The tuna family, known scientifically as the Scombridae, is a family of marine fish that includes a wide variety of species. Tuna are known for their streamlined bodies and powerful muscles, which allow them to swim at high speeds and cover long distances. They are found in both the Atlantic and Pacific Oceans, as well as the Mediterranean Sea. Tuna are divided into several different species, including skipjack tuna, yellowfin tuna, bigeye tuna, and albacore tuna. These species can be distinguished by their size, shape, and other physical characteristics.
Little tuna, also known as kawakawa or false albacore, is a species of tuna that belongs to the Euthynnus genus. It is a medium-sized tuna that is found in the tropical and subtropical waters of the Atlantic, Indian, and Pacific Oceans. Little tuna is known for its dark blue-black color on the back, which fades to silver on the sides and belly. It has a small, pointed head and a slender body, with a series of small fins running down its back. Little tuna is a popular species for both commercial and recreational fishing, and is valued for its flavorful flesh and versatility in cooking. It is often caught using pole and line fishing methods, as well as other sustainable techniques such as trolling and handlining.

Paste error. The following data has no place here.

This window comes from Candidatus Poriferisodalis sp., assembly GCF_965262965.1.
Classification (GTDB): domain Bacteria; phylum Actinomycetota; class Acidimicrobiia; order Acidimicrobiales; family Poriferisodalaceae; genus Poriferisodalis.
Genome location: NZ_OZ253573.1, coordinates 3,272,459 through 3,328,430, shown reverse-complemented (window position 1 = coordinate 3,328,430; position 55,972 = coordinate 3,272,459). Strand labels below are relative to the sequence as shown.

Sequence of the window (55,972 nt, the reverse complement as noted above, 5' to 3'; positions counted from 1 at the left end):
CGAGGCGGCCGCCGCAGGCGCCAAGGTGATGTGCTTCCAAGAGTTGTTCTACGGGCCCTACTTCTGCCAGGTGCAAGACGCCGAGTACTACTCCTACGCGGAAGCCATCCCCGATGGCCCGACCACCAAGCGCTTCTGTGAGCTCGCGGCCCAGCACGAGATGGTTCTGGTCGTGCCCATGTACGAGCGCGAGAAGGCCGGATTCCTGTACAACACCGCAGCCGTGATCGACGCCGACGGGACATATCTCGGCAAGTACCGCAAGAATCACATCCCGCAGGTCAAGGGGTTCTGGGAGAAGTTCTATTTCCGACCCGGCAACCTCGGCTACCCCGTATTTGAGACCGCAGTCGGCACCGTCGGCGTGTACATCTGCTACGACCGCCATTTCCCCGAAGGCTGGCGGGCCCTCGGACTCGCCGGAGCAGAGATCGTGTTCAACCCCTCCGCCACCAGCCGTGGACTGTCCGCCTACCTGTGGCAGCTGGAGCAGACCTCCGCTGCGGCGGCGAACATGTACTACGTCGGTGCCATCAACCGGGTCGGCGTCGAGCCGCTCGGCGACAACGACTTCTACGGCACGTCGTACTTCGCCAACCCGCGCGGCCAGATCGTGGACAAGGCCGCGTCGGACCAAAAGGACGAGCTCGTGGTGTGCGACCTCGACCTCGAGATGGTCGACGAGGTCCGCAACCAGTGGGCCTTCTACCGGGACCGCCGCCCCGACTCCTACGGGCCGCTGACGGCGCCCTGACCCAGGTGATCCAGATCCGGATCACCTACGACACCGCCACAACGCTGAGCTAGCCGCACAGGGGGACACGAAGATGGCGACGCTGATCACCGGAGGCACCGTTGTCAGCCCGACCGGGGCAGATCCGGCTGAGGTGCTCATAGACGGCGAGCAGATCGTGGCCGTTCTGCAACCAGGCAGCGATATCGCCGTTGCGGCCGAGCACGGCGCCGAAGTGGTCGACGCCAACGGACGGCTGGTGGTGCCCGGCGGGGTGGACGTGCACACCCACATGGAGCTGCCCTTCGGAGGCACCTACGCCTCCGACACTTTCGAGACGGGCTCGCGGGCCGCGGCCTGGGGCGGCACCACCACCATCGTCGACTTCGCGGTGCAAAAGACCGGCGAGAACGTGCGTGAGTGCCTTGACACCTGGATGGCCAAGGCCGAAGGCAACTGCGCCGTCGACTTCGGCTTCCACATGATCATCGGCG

The Maldives is a small country located in the Indian Ocean, made up of 26 atolls and more than 1,000 coral islands. The Maldives is known for its clear, blue waters and abundant marine life, including a variety of tuna species. Tuna fishing has long been an important part of the Maldivian economy, with both commercial and artisanal fishing operations targeting tuna.
Pole and line fishing is a traditional and sustainable method of catching tuna that has been used in the Maldives for centuries. In this method, fishermen use a pole with a hook attached to the end to catch tuna one at a time. The pole and line method is considered more sustainable than other methods of tuna fishing, such as purse seining or longlining, as it has a lower impact on the marine ecosystem and does not result in the accidental catch of other species. Pole and line fishing is also more selective, allowing fishermen to target specific sizes and species of tuna, rather than catching a mix of different species and sizes. This helps to ensure that the tuna population is managed sustainably and does not become overfished.
In addition to being more sustainable, pole and line fishing is also a more traditional and culturally significant method of catching tuna in the Maldives. It is a way of life for many Maldivian fishermen, passed down through generations, and is an important part of the country’s cultural heritage.
Overall, tuna and pole and line fishing are important parts of the Maldivian economy and culture. By practicing sustainable pole and line fishing, the Maldives can ensure that its tuna resources are managed responsibly and are available for future generations to enjoy.